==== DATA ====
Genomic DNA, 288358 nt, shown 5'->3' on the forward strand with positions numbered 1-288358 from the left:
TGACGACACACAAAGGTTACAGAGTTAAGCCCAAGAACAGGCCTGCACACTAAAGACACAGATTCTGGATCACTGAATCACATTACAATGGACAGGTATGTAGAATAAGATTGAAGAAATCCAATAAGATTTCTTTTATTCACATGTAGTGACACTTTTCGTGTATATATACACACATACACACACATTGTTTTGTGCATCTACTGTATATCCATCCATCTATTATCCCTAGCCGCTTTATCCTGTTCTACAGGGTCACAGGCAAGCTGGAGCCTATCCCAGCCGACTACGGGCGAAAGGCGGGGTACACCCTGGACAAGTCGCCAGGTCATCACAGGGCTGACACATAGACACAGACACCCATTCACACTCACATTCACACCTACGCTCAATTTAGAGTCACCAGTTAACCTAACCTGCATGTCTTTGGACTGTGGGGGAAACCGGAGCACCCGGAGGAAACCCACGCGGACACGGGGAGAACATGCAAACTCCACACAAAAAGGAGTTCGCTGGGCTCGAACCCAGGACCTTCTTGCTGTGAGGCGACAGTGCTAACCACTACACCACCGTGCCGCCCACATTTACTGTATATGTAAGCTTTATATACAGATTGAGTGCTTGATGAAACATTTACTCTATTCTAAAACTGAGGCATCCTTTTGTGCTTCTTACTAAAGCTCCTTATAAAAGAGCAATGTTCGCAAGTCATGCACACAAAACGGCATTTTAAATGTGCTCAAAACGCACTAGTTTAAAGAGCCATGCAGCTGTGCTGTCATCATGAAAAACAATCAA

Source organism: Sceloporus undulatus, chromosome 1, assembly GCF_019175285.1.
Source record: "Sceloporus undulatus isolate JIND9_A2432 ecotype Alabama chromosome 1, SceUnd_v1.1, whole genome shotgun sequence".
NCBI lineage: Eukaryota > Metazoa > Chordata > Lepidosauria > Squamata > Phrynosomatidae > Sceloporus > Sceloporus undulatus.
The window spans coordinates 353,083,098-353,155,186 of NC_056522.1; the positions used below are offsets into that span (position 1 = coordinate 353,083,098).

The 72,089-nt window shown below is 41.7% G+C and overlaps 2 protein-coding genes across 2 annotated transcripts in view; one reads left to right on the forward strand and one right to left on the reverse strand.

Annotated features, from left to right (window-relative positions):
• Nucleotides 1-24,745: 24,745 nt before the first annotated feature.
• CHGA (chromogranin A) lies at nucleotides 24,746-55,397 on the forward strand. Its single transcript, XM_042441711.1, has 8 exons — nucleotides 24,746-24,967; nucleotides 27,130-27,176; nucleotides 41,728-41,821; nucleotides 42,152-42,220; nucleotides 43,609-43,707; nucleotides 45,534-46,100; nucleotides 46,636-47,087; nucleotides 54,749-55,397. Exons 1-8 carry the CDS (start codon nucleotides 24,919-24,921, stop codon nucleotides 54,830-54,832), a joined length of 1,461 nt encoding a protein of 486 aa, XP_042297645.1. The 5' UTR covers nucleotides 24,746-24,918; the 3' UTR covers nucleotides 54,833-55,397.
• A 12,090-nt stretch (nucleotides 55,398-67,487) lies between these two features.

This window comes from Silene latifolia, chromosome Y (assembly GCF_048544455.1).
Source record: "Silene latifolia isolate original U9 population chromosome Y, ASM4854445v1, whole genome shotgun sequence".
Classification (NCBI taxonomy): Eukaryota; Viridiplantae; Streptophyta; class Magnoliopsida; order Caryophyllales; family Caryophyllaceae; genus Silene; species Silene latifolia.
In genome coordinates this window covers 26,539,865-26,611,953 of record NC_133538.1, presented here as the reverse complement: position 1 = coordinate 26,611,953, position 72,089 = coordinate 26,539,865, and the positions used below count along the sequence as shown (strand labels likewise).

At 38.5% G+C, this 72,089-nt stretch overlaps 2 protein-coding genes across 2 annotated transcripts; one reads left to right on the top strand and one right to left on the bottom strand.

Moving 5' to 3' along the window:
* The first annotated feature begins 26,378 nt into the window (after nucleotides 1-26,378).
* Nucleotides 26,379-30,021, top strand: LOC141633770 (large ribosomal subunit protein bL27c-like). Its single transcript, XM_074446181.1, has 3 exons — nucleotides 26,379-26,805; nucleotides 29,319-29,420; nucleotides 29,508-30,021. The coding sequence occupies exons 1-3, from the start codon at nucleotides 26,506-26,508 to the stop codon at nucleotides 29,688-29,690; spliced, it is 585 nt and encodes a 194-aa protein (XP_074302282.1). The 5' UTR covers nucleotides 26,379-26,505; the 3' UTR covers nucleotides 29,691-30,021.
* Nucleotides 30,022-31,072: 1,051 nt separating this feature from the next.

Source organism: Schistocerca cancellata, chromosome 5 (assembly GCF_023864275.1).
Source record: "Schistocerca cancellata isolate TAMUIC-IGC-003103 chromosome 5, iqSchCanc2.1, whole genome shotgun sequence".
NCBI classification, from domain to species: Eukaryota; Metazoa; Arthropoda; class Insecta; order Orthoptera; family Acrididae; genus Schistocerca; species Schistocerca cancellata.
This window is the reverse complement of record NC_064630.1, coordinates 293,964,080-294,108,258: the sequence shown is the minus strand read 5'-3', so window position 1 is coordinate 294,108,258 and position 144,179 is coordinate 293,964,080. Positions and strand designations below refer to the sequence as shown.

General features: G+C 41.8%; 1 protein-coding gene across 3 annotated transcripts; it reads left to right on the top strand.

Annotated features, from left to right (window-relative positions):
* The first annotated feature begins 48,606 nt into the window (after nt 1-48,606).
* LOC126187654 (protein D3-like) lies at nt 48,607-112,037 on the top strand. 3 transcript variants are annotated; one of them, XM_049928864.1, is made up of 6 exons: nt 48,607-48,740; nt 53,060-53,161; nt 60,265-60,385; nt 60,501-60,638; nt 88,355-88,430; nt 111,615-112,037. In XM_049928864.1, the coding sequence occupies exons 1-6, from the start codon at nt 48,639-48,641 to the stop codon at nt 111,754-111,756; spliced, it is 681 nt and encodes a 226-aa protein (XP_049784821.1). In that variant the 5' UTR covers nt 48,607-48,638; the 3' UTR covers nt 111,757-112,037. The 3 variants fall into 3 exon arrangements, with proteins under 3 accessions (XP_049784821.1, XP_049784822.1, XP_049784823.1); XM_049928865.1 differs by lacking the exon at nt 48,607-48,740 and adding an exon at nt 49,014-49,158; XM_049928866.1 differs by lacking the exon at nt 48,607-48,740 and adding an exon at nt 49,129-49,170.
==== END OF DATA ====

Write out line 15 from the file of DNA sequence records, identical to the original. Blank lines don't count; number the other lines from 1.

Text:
In genome coordinates this window covers 26,539,865-26,611,953 of record NC_133538.1, presented here as the reverse complement: position 1 = coordinate 26,611,953, position 72,089 = coordinate 26,539,865, and the positions used below count along the sequence as shown (strand labels likewise).